you look at yourself in those mirrors on the walls of the bathrooms in the mall sideways now,
sucked-in cheeks, and I remember
that crop-top you bought, that crop-top, a scale for your chest and your waist, a promise
but you threw it out yesterday,
tag and all from the last eleven months because it took you a while,
a long chain of missed meals and feigned burps, to get there
and that cruel crop-top allowed, after eleven months of waiting and ‘controlling’,
allowed the moonlight to still dance with the new shiny stretch marks on your waist
the tag from the reject pile mocking you,
reflecting the number that you skipped ice-cream dates and pizza parties to save up,
to save up for this crop-top you dreamed you’d one day slay
what a shame, you invited the chain to choke you till you coughed your happiness away
every grumble in your stomach was a step away from this cage, a step towards ‘control’, a step full of pain, unimaginable pain, but
but, well, at least your jawline and your collarbones are now
nearly as sharp as the silver knife that offered you its company while you stared at your kitchen door with empty eyes
and turned your hollow torso away as it extended its warm, welcoming hand of friendship
with laboured ease
your fight wasn’t with your mum over the sugar in your cereal every breakfast every morning,
it wasn’t with your favourite cheesecake
you’re battling with your own body and your head,
they’re screaming as society triumphantly plays divide and rule and
you’re terrified and confused and just sit, crying, hoping
that the tears rolling down this little child’s cheeks will be enough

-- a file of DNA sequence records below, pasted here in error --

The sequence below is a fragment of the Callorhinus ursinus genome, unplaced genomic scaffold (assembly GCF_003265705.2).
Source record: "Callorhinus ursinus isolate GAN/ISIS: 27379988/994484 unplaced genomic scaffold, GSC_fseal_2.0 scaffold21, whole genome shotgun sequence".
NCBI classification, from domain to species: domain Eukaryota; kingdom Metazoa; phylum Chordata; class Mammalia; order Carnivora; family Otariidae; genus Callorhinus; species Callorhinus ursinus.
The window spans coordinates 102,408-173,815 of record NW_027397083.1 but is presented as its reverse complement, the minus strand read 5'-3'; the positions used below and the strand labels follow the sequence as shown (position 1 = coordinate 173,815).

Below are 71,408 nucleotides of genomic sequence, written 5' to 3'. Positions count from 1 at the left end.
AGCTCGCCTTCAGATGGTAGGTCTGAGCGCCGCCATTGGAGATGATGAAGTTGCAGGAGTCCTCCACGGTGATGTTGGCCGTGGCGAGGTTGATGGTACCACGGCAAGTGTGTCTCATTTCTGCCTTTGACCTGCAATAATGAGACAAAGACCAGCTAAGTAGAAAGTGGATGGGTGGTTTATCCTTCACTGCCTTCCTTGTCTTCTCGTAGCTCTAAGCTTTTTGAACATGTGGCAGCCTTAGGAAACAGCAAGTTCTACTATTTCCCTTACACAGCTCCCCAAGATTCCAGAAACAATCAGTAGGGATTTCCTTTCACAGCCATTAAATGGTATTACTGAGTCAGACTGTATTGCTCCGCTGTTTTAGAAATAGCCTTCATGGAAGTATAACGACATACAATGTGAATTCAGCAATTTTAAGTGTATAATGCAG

to shut both the sides up and have them retreat, or better,
just a child
fast forward four months, and hey, this is a weird feeling,
you’re seeing your ribs up close for the first time in your sixteen years of owning them
the lunch bell triiings in your nightmares every night and
you’ve now recognized that group of friends that doesn’t care about you enough to check what you’re eating,
whether you’re eating
maybe if you would just look at how your eyes become stars every time you smile,
you wouldn’t scold that little lock of hair beside your ear
for failing this once to cover up
the second little chin that makes an appearance every time
someone or something lights up your face
because your face lights up!
you are the sun.
look past, please, your stomach bulging over your belt,
and at the book that you bent over to pick up to give to the boy whose things those mean, mean girls and boys
knocked out of his arms,
look at his lips mouth thank you, thank you, you angel
your body, darling, is not you
those boys and girls, perhaps, whispered to your head to never be kind to you
but maybe you only need to be the beautiful, gorgeous person you are,
let your body feel as lucky to be your coat as you once felt unlucky to be its seed.
teach your body that it only encases the magic that is you
and has every reason to be so, so proud
you’re that many cubed centimetres more beautiful, concentrated.
There are ten million people in the city tonight
And one angel.
Plotting promises of good days to come
Where screams once painted sleepless nights.
“Everything will be okay, honey.”
“I won’t ever recover from this.”
Broken shards of glass
Still shine in the light.
Still can be picked up and
United to reflect the colours of your dearest dreams.
Don’t give up.
You have to win.
“Okay, I want to.
But isn’t zero worth more than a minus thousand?”
Every life is a pile of good things and bad things, he says.
The good things don’t always soften the bad,
But the bad things don’t spoil the good.
It isn’t a minus thousand.
It’s a hundred, and a minus five, and a seven, and a minus thirty.
Numbers are your friends.
Zero isn’t worth anything.
“I no longer believe that there exist good things.
I can’t think of any; there must not be any.”
If you stare at the sky long enough, he teaches,
You begin to see the stars.
“I see them now,” I realize, in awe.
He smiles at me until my smile is no longer under my own control.
The angel that lit up my life.